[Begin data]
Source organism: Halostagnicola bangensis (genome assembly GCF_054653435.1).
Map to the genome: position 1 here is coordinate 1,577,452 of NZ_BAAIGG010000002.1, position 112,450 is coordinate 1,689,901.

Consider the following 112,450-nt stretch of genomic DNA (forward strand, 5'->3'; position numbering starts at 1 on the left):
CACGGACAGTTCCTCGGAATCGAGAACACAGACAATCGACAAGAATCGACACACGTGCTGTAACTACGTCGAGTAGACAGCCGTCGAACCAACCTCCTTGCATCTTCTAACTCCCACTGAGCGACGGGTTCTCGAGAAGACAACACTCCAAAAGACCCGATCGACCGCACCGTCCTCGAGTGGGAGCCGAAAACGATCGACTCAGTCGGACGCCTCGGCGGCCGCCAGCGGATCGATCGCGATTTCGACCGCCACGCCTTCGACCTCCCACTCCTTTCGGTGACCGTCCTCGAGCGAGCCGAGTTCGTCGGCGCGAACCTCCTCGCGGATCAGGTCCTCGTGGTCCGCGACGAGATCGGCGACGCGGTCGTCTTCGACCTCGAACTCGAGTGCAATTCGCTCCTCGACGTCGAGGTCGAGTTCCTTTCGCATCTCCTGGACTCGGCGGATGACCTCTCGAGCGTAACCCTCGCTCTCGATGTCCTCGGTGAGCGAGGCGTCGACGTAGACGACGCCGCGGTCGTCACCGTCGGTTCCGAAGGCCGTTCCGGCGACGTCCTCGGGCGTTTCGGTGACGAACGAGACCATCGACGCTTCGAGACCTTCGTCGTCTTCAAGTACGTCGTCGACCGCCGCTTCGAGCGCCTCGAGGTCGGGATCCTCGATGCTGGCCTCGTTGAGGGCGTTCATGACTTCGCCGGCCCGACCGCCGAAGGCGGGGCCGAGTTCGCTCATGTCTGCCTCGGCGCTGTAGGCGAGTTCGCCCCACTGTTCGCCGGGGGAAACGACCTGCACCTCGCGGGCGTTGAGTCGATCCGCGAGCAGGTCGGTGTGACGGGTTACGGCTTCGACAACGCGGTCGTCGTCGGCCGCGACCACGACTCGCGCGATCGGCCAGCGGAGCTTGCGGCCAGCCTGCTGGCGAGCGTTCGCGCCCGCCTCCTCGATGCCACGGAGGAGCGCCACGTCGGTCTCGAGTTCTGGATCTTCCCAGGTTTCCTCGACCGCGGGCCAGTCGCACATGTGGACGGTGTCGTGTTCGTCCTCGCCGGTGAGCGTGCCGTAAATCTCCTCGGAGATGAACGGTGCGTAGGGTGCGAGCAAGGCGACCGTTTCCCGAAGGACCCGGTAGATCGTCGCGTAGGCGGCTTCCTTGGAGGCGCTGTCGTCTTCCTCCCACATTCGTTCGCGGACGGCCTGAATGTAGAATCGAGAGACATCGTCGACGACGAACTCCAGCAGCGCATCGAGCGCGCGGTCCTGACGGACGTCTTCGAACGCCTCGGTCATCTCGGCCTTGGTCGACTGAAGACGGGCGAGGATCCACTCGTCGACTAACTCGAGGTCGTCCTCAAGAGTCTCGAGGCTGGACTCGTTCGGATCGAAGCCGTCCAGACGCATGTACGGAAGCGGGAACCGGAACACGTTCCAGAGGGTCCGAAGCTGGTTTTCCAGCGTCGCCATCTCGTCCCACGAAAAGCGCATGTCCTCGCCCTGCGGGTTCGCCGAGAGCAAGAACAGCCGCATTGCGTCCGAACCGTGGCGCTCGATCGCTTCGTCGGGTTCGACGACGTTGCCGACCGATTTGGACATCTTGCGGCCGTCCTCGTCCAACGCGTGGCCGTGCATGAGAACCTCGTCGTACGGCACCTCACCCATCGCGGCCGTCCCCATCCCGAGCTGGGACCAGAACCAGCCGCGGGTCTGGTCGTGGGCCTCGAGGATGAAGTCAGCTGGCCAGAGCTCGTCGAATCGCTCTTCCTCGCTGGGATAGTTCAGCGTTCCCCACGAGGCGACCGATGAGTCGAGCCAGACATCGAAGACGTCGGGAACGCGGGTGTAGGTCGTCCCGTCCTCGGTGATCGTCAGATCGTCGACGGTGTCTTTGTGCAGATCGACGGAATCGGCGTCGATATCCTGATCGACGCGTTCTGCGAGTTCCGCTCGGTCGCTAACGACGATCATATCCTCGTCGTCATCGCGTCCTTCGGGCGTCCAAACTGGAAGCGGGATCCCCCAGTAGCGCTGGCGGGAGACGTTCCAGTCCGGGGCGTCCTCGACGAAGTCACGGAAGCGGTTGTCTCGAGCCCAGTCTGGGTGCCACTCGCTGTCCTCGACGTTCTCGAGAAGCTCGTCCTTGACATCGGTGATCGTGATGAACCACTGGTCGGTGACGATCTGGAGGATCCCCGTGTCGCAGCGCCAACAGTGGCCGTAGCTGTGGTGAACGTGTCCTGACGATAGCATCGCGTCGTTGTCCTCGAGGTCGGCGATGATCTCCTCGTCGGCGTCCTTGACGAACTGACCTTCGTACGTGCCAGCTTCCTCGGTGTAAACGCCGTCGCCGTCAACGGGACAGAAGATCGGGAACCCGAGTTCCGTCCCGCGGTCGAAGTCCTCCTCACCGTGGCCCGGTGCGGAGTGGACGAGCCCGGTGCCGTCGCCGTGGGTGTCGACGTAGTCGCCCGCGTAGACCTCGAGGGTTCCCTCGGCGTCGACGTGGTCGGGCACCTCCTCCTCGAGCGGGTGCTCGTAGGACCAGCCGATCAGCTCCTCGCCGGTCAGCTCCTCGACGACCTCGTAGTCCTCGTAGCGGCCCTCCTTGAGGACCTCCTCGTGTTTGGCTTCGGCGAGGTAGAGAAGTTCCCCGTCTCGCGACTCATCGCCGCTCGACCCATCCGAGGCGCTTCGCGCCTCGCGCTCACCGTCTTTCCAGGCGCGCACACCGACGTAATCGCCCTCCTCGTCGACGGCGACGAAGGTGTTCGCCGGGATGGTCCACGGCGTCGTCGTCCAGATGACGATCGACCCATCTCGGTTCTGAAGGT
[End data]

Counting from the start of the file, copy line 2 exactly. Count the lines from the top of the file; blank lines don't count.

Map to the genome: position 1 here is coordinate 1,577,452 of NZ_BAAIGG010000002.1, position 112,450 is coordinate 1,689,901.